The animal kingdom is sometimes harsh but pragmatic. When our pregnant doe, Mocha, had triplets, I was so excited. Not only was this our first set of triplets, but all the kids were girls. Shortly after the birth, I realized that Mocha did not seem to have the desire or capacity to nurse all three kids. In fact, in the first few hours after giving birth, she was only nursing the strongest kid. I had to hold up the two weaker kids to help them nurse. After doing this for an hour, I left for the night.
The next morning, I was relieved to see that two kids were nursing independently. The smallest kid, however, was lying lethargically on the ground. She was too weak to nurse and Mocha did not seem to be concerned. It looked like the only option now was to bottle feed. I warmed up some goat’s milk and began to feed the struggling kid milk using a syringe. During the next four hours, I took her with me in the truck with the heater on full blast, feeding her every thirty minutes. She seemed to be swallowing and doing better, even crying a little bit. I thought she had turned the corner and was going to survive, but towards noon, the kid passed away.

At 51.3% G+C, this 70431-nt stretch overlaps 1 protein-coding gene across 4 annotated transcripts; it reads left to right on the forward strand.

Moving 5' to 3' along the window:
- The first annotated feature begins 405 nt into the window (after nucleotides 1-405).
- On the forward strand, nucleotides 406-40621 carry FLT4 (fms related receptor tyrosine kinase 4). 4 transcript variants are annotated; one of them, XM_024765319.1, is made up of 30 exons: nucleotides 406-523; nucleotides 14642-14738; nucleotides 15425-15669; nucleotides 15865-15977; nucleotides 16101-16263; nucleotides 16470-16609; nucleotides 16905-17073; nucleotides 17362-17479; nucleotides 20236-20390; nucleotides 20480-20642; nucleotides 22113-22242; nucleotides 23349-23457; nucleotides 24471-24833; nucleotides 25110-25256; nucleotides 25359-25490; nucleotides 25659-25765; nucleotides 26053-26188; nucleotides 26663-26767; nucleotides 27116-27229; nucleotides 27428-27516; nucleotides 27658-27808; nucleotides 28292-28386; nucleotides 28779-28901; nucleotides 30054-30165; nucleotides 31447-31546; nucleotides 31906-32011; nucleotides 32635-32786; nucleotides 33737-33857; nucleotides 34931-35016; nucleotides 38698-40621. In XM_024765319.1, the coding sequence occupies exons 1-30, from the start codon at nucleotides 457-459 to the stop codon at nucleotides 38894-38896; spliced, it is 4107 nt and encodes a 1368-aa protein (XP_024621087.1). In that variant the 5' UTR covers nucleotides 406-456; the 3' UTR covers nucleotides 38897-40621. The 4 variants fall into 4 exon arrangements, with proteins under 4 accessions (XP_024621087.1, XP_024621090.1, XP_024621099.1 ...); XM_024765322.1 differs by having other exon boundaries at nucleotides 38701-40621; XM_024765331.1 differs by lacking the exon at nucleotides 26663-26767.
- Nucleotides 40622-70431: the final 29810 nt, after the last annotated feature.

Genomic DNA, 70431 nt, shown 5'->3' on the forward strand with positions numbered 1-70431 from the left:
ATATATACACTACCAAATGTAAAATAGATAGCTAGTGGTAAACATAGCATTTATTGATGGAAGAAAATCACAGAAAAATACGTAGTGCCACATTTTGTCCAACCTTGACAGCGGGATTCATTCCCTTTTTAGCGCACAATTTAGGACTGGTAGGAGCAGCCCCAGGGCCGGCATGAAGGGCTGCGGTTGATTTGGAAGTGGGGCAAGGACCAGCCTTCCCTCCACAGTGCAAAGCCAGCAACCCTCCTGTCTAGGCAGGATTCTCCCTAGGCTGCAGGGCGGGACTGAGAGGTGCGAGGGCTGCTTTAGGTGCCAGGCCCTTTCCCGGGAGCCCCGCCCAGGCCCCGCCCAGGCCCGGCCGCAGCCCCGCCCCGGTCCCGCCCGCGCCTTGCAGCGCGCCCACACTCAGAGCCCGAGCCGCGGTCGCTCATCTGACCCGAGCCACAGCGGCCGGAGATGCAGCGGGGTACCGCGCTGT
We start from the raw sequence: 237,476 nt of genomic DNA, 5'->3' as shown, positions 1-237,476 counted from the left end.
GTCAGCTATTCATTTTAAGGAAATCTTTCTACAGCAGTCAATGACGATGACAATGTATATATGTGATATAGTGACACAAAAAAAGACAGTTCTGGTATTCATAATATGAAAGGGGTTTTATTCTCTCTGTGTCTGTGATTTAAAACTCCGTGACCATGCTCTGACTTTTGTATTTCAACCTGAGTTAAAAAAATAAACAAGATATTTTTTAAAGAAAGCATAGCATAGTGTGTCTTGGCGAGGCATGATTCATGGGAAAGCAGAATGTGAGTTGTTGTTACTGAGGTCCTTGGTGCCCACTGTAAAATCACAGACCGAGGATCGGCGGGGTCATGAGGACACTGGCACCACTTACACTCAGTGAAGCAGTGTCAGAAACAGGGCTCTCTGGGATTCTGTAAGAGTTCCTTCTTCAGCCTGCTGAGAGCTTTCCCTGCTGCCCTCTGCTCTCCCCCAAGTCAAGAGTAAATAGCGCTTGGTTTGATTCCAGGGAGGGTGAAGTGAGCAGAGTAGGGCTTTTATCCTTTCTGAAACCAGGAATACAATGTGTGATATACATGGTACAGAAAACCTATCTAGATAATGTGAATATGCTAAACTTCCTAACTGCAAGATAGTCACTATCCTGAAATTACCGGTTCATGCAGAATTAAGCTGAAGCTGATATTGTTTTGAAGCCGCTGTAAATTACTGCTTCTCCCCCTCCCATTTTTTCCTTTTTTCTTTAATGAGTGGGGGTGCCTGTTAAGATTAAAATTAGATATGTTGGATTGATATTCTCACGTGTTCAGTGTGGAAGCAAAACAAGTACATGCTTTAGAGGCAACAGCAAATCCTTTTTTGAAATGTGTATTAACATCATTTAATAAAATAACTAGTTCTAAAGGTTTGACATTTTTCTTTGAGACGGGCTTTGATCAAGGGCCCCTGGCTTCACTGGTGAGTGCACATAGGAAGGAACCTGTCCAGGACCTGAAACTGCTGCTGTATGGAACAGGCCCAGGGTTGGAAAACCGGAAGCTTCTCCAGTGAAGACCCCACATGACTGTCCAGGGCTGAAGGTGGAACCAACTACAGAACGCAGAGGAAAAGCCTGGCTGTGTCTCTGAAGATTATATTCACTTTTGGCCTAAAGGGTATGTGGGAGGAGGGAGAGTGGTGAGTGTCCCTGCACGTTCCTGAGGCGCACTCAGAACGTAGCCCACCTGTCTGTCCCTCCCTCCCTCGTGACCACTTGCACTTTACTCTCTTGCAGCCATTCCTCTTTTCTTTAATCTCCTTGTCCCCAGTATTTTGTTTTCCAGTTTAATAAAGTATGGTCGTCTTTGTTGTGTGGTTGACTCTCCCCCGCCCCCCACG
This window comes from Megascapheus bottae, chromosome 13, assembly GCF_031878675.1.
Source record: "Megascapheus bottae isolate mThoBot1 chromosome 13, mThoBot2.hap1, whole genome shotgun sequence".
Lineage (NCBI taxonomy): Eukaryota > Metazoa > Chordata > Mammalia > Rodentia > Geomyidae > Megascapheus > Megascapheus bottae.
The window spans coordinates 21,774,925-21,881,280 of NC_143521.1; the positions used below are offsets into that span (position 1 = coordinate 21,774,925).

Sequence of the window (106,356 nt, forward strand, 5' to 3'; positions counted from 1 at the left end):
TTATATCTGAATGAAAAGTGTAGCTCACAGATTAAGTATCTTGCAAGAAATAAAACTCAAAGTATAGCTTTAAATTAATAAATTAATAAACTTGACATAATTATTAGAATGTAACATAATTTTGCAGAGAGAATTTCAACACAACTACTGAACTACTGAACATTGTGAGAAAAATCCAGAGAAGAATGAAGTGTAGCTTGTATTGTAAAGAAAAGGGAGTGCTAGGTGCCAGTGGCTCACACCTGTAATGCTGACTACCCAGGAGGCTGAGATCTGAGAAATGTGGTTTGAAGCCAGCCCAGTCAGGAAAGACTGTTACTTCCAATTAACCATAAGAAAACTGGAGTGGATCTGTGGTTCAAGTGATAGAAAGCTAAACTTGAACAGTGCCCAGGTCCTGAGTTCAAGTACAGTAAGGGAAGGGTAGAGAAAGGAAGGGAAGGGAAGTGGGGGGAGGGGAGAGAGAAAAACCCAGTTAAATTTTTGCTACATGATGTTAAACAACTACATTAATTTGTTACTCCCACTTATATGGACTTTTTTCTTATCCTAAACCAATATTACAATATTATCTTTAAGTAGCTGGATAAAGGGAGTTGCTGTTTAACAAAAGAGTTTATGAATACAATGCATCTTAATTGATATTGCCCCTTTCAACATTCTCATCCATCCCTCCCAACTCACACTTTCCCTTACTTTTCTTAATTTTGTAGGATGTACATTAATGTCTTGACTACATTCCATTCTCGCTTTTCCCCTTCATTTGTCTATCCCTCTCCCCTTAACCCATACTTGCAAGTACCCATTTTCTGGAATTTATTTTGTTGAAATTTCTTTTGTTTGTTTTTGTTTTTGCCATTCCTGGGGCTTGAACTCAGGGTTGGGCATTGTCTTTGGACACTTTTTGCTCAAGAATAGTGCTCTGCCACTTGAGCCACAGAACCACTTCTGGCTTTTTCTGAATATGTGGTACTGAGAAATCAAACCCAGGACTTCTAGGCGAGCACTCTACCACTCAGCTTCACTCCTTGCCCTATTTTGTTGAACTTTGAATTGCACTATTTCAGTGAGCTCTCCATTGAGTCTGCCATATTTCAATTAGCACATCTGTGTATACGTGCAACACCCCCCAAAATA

I’ve seen a lot of death on the farm, but this was particularly hard because I was hopeful that through my intervention, the little kid would survive. It seems like Mocha knew she had to sacrifice one to save the two. Animals can quickly make decisions that we humans would agonize over.
Today, Cappuccino and Frappuccino are six days old and thriving.